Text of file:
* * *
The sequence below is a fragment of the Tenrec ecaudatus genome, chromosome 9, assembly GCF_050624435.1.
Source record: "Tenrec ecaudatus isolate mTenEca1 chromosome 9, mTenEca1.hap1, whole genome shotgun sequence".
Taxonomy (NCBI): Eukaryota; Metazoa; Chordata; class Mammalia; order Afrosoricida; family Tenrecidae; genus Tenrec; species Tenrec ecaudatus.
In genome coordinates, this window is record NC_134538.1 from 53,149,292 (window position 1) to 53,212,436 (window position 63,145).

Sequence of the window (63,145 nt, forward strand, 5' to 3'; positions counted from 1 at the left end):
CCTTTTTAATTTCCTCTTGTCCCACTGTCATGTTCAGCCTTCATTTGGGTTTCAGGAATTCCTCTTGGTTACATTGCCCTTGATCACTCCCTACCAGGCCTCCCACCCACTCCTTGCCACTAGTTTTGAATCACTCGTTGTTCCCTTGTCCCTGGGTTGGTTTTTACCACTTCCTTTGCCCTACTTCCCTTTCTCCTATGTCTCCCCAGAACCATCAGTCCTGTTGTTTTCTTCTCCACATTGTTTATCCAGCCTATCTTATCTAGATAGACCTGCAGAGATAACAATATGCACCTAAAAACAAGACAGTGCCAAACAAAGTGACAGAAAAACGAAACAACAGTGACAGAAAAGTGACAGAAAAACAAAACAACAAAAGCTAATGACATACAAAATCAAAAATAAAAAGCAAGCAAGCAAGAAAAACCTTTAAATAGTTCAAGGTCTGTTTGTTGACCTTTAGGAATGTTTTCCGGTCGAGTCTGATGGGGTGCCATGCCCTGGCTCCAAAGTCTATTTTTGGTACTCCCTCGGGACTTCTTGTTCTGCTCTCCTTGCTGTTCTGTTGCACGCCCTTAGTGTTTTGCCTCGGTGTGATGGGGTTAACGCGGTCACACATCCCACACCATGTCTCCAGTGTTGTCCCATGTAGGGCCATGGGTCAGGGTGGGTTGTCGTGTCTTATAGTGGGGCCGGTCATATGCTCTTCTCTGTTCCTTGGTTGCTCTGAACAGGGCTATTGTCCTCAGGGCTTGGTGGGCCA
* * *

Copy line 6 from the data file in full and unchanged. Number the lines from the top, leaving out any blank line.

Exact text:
CCTTTTTAATTTCCTCTTGTCCCACTGTCATGTTCAGCCTTCATTTGGGTTTCAGGAATTCCTCTTGGTTACATTGCCCTTGATCACTCCCTACCAGGCCTCCCACCCACTCCTTGCCACTAGTTTTGAATCACTCGTTGTTCCCTTGTCCCTGGGTTGGTTTTTACCACTTCCTTTGCCCTACTTCCCTTTCTCCTATGTCTCCCCAGAACCATCAGTCCTGTTGTTTTCTTCTCCACATTGTTTATCCAGCCTATCTTATCTAGATAGACCTGCAGAGATAACAATATGCACCTAAAAACAAGACAGTGCCAAACAAAGTGACAGAAAAACGAAACAACAGTGACAGAAAAGTGACAGAAAAACAAAACAACAAAAGCTAATGACATACAAAATCAAAAATAAAAAGCAAGCAAGCAAGAAAAACCTTTAAATAGTTCAAGGTCTGTTTGTTGACCTTTAGGAATGTTTTCCGGTCGAGTCTGATGGGGTGCCATGCCCTGGCTCCAAAGTCTATTTTTGGTACTCCCTCGGGACTTCTTGTTCTGCTCTCCTTGCTGTTCTGTTGCACGCCCTTAGTGTTTTGCCTCGGTGTGATGGGGTTAACGCGGTCACACATCCCACACCATGTCTCCAGTGTTGTCCCATGTAGGGCCATGGGTCAGGGTGGGTTGTCGTGTCTTATAGTGGGGCCGGTCATATGCTCTTCTCTGTTCCTTGGTTGCTCTGAACAGGGCTATTGTCCTCAGGGCTTGGTGGGCCA